Managers have a host of issues to consider when specifying spreader attachments for grounds equipment:
A spreader with a universal attachment for all-terrain vehicles can spread salt, sand, seed and fertilizer. One type of rotary spreader covers a path 4-6 feet wide from a 15-gallon, non-corroding, plastic hopper.
An attachment's coverage varies with speed. Higher speeds widen the drop area, but the coverage is thinner. A drop spreader covers only the width between the wheels.
Sprayers can reach areas spreaders cannot, such as spraying trees with herbicide. Consider skid sprayers, which are skid mounted onto the bed of a utility vehicle. One type of unit has tanks with capacities of 55-200-gallons, a spray rate of 5 gallons per minute, and nozzles to cover a wider area or reach into tall trees.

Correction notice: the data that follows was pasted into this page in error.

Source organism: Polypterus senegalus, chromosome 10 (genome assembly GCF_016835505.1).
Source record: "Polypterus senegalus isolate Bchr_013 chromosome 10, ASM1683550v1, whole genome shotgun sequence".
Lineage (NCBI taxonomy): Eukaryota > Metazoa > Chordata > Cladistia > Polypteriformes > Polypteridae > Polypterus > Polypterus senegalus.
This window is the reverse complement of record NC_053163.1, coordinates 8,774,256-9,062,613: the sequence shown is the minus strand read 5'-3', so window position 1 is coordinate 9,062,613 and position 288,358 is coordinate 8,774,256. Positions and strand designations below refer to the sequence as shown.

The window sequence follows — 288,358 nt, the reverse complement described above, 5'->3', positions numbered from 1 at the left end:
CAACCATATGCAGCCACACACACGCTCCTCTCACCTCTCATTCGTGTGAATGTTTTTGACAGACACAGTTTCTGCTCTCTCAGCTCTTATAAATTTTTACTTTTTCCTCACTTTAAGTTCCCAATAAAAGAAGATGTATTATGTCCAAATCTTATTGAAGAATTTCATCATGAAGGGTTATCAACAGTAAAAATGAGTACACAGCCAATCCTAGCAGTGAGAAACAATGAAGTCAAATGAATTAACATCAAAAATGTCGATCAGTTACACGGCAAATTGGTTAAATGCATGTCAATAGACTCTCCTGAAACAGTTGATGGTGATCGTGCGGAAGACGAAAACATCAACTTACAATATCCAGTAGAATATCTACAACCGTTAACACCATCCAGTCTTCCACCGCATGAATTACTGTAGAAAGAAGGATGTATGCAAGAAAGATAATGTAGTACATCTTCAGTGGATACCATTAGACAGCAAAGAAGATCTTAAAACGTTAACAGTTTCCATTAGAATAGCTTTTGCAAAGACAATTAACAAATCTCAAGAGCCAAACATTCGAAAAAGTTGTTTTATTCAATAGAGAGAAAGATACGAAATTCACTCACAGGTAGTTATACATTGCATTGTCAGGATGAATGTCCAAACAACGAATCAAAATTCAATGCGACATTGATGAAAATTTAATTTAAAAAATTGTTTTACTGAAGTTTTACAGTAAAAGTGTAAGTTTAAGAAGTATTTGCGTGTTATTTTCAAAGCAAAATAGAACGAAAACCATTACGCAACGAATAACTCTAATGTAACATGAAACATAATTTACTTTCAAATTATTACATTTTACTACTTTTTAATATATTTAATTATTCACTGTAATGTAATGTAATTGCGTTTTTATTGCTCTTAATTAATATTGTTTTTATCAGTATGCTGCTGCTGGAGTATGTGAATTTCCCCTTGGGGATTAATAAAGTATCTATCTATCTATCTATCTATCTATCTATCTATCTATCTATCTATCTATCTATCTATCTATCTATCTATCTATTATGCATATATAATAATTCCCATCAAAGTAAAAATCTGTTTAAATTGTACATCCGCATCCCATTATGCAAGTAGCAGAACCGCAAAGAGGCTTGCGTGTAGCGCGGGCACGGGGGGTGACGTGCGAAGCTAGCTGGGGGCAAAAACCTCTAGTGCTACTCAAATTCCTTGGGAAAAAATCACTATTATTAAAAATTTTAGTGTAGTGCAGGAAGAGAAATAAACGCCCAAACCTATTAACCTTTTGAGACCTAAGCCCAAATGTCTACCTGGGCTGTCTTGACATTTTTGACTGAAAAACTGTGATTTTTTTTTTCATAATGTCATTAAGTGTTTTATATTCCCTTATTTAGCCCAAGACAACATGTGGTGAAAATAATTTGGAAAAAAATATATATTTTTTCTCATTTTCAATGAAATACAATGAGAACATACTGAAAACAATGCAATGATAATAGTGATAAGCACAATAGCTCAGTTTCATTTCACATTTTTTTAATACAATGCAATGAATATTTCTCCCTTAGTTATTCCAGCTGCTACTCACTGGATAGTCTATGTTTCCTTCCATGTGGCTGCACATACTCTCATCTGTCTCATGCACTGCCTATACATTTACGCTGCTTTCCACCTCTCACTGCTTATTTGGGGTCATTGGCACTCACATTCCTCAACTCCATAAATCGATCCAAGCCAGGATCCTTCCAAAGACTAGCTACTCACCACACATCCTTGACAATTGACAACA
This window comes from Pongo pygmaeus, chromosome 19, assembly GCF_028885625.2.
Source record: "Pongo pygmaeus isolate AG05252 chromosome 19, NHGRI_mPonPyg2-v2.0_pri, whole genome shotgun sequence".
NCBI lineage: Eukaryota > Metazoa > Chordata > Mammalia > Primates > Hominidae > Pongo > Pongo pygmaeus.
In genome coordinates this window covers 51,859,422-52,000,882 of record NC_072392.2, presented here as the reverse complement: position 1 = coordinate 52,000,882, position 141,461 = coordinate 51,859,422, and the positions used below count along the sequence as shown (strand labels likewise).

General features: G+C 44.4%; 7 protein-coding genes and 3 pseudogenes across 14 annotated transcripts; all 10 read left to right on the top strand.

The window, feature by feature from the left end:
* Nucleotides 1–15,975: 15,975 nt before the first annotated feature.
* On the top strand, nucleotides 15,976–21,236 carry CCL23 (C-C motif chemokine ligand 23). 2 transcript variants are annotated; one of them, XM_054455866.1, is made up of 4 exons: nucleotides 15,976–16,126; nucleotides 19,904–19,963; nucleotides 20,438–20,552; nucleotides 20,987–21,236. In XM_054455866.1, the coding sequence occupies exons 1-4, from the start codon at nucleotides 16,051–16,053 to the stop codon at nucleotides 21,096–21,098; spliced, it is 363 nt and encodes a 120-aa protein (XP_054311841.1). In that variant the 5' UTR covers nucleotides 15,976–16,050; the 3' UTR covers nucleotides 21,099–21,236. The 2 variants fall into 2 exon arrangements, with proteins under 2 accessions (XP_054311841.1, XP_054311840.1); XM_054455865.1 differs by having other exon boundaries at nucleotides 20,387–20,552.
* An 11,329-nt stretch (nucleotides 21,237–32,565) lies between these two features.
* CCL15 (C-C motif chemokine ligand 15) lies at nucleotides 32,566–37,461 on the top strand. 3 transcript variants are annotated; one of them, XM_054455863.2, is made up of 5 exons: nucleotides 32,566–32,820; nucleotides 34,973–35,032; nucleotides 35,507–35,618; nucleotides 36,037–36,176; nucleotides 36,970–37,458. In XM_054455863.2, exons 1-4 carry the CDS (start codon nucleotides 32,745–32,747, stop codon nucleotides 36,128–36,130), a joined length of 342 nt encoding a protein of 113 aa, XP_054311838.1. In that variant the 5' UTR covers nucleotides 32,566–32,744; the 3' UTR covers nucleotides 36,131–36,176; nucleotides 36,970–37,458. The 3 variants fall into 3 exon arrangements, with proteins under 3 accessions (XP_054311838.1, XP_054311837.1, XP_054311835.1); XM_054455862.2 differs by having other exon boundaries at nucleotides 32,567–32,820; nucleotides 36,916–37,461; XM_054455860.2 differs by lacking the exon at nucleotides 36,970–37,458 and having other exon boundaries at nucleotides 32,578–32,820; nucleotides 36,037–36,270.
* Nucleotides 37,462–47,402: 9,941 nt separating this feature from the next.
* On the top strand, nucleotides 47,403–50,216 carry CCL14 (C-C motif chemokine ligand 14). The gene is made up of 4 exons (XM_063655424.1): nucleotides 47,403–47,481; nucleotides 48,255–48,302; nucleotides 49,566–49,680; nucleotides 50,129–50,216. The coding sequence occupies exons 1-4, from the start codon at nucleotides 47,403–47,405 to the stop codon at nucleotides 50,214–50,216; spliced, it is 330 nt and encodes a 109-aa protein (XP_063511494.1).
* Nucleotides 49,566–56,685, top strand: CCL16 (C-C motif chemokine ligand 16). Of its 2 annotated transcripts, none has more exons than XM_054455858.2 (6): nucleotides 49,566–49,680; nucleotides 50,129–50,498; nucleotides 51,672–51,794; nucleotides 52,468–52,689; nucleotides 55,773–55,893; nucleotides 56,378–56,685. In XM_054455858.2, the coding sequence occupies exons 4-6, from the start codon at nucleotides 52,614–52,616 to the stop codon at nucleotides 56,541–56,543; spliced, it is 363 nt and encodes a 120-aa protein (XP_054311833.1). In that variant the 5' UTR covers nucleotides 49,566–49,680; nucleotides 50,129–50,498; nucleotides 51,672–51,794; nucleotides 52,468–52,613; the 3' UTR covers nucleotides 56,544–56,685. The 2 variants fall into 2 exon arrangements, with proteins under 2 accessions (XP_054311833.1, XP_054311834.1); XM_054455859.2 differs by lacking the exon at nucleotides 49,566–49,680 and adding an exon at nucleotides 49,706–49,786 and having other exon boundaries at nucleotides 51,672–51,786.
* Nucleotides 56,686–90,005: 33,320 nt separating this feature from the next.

Crews also can use liquid sprayers to apply liquid snow-melt chemicals to walks, driveways, and gravel paths — areas snow plows and snow throwers cannot access. Applied every few weeks in winter before snowfalls, the liquid snow melter makes snow removal easier, does not leave a white salt residue, and works in temperatures down to -25.
Thomas A. Westerkamp is a maintenance and engineering management consultant and president of the work management division of Westerkamp Group LLC.
Grounds Equipment: Versatility Through Attachments
Product Focus: Matching Aerator Attachments to Turf Areas
Product Focus: Specifying Spreader Attachments
Product Focus: Grounds Management